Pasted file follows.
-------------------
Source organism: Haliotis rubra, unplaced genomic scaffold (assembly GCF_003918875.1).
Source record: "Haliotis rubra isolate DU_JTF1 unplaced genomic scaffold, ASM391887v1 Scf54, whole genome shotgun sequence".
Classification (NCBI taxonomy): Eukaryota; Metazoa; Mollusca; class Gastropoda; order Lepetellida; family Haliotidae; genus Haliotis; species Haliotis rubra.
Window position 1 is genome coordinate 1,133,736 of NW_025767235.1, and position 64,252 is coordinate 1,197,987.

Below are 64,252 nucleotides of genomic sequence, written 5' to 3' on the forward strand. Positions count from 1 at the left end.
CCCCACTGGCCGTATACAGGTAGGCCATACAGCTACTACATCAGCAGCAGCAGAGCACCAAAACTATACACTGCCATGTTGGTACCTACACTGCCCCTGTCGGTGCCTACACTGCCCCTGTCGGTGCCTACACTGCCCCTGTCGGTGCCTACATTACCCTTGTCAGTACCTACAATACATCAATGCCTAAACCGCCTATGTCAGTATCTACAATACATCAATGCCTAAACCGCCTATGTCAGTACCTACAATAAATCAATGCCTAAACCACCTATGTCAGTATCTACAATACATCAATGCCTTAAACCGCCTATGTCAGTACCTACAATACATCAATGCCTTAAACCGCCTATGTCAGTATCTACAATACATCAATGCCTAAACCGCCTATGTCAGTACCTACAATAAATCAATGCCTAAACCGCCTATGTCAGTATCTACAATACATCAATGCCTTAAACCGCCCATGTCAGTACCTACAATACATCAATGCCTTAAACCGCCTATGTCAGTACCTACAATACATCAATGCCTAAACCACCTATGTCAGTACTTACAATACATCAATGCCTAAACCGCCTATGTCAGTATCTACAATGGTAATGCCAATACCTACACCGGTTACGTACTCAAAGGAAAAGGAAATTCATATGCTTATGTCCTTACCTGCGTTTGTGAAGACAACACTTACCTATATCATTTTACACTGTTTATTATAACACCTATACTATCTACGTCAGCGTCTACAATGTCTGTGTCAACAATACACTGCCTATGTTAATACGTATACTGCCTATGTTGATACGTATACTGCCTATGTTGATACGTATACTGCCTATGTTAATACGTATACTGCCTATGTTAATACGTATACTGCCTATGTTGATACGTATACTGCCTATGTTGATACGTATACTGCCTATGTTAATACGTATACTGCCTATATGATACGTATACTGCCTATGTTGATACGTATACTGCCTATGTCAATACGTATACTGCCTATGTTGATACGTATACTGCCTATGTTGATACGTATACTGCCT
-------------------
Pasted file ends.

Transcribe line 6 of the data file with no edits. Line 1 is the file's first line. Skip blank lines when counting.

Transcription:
CCCCACTGGCCGTATACAGGTAGGCCATACAGCTACTACATCAGCAGCAGCAGAGCACCAAAACTATACACTGCCATGTTGGTACCTACACTGCCCCTGTCGGTGCCTACACTGCCCCTGTCGGTGCCTACACTGCCCCTGTCGGTGCCTACATTACCCTTGTCAGTACCTACAATACATCAATGCCTAAACCGCCTATGTCAGTATCTACAATACATCAATGCCTAAACCGCCTATGTCAGTACCTACAATAAATCAATGCCTAAACCACCTATGTCAGTATCTACAATACATCAATGCCTTAAACCGCCTATGTCAGTACCTACAATACATCAATGCCTTAAACCGCCTATGTCAGTATCTACAATACATCAATGCCTAAACCGCCTATGTCAGTACCTACAATAAATCAATGCCTAAACCGCCTATGTCAGTATCTACAATACATCAATGCCTTAAACCGCCCATGTCAGTACCTACAATACATCAATGCCTTAAACCGCCTATGTCAGTACCTACAATACATCAATGCCTAAACCACCTATGTCAGTACTTACAATACATCAATGCCTAAACCGCCTATGTCAGTATCTACAATGGTAATGCCAATACCTACACCGGTTACGTACTCAAAGGAAAAGGAAATTCATATGCTTATGTCCTTACCTGCGTTTGTGAAGACAACACTTACCTATATCATTTTACACTGTTTATTATAACACCTATACTATCTACGTCAGCGTCTACAATGTCTGTGTCAACAATACACTGCCTATGTTAATACGTATACTGCCTATGTTGATACGTATACTGCCTATGTTGATACGTATACTGCCTATGTTAATACGTATACTGCCTATGTTAATACGTATACTGCCTATGTTGATACGTATACTGCCTATGTTGATACGTATACTGCCTATGTTAATACGTATACTGCCTATATGATACGTATACTGCCTATGTTGATACGTATACTGCCTATGTCAATACGTATACTGCCTATGTTGATACGTATACTGCCTATGTTGATACGTATACTGCCT